FirstNet surpasses 2.71 million square miles supporting more than 2 million connections
February 22, 2021
Added nearly 100,000 square miles in 2020, helps narrow rural digital divide; Los Angeles Police Department and Cambridge public safety agencies sign up for America’s public safety network
FirstNet®, America’s public safety network, now covers more than 2.71 million square miles. As public safety’s network partner, AT&T* has moved quickly to bring more coverage, boost capacity and drive new capabilities for first responders and the communities they serve – rural, urban and tribal. In 2020, we added nearly 100,000 square miles to the FirstNet coverage footprint (that’s like covering the entire state of Oregon).
“2020 made it clearer than ever before how critical it is for first responders to have the tools and wireless infrastructure they need to communicate with each other wherever their mission takes them,” said Jason Porter, Senior Vice President, FirstNet Program at AT&T. “Now tens of thousands of towns and cities have access to FirstNet, bringing America’s public safety community the only network built to their strict specifications and requirements. It’s because of FirstNet’s mission-centric design and unparalleled capabilities that more and more agencies are making the switch from best-effort commercial networks – and we’ll continue to deliver on the promises of FirstNet and proudly serve as public safety’s true network partner.”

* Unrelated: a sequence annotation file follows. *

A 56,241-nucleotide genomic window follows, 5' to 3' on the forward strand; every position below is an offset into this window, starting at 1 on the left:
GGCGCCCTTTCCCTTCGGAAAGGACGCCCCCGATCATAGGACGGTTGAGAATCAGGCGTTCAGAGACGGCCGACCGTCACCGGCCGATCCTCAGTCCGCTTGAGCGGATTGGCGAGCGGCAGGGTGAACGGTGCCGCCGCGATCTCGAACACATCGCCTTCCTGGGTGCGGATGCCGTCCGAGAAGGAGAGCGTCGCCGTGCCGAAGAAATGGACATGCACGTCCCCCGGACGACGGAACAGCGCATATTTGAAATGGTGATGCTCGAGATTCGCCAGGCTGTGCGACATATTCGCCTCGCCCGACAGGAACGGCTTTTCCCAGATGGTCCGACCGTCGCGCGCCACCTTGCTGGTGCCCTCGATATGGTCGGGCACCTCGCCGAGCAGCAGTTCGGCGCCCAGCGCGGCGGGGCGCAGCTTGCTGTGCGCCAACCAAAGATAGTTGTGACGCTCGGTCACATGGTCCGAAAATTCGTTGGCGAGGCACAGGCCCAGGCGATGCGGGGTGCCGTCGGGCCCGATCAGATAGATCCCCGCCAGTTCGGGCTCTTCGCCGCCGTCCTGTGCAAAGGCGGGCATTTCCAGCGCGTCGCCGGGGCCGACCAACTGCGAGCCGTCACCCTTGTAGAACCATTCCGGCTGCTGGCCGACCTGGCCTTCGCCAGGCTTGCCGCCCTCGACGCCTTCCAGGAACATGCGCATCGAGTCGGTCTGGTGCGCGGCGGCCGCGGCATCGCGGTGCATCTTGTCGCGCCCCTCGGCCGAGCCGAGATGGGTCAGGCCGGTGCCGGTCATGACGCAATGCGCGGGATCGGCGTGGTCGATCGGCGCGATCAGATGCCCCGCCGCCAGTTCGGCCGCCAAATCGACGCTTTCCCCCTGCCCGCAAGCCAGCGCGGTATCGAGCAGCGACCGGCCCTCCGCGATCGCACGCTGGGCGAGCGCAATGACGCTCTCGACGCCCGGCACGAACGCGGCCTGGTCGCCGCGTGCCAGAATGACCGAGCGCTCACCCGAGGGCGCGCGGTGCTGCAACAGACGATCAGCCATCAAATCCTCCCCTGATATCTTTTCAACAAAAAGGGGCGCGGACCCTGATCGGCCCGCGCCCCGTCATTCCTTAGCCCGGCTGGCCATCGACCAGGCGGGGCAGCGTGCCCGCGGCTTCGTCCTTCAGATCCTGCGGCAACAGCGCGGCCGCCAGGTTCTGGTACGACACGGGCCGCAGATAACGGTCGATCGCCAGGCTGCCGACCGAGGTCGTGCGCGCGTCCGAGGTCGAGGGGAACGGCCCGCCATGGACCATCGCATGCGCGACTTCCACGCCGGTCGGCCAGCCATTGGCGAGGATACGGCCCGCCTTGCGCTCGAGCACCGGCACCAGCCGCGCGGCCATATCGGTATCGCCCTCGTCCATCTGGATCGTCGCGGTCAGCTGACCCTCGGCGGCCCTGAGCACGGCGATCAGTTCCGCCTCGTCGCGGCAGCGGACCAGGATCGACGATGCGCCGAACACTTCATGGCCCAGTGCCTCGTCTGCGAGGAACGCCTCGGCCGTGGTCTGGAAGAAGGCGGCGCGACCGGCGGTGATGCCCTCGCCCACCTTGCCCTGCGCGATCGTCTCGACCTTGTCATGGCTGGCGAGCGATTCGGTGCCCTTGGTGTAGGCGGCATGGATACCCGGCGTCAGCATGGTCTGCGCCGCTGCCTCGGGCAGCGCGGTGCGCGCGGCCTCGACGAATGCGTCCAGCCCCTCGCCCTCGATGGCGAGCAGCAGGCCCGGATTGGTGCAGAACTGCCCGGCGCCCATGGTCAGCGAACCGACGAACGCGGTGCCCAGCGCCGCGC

Today, more than 15,000 agencies and organizations – accounting for more than 2 million connections nationwide – have subscribed to FirstNet. As FirstNet grows, more public safety agencies are turning to their network.
Recent agencies to sign on to FirstNet include Los Angeles Police Department. The third-largest municipal police department in the United States is connecting thousands of law enforcement officers and emergency personnel with FirstNet for the priority communications they require. The City of Cambridge, part of the Boston metropolitan area, also will equip its police, fire, EMS and other first responders with FirstNet, giving them the superior coverage they need for day-to-day response and life-saving missions.